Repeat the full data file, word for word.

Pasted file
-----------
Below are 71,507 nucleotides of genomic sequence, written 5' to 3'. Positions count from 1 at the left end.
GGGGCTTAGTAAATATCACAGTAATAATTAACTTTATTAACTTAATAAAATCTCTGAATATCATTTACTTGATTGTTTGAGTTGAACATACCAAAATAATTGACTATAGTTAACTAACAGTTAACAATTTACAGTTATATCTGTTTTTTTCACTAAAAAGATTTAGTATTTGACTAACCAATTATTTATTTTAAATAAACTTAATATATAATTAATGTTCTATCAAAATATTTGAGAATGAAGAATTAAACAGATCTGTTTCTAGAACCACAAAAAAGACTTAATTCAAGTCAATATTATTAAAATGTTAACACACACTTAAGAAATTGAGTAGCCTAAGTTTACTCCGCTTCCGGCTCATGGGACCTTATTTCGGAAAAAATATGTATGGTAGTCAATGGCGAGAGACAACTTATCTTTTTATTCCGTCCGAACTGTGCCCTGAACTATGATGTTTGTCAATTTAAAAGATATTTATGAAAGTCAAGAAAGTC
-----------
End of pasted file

Below are 71,507 nucleotides of genomic sequence, written 5' to 3'. Positions count from 1 at the left end.
GGGGCTTAGTAAATATCACAGTAATAATTAACTTTATTAACTTAATAAAATCTCTGAATATCATTTACTTGATTGTTTGAGTTGAACATACCAAAATAATTGACTATAGTTAACTAACAGTTAACAATTTACAGTTATATCTGTTTTTTTCACTAAAAAGATTTAGTATTTGACTAACCAATTATTTATTTTAAATAAACTTAATATATAATTAATGTTCTATCAAAATATTTGAGAATGAAGAATTAAACAGATCTGTTTCTAGAACCACAAAAAAGACTTAATTCAAGTCAATATTATTAAAATGTTAACACACACTTAAGAAATTGAGTAGCCTAAGTTTACTCCGCTTCCGGCTCATGGGACCTTATTTCGGAAAAAATATGTATGGTAGTCAATGGCGAGAGACAACTTATCTTTTTATTCCGTCCGAACTGTGCCCTGAACTATGATGTTTGTCAATTTAAAAGATATTTATGAAAGTCAAGAAAGTC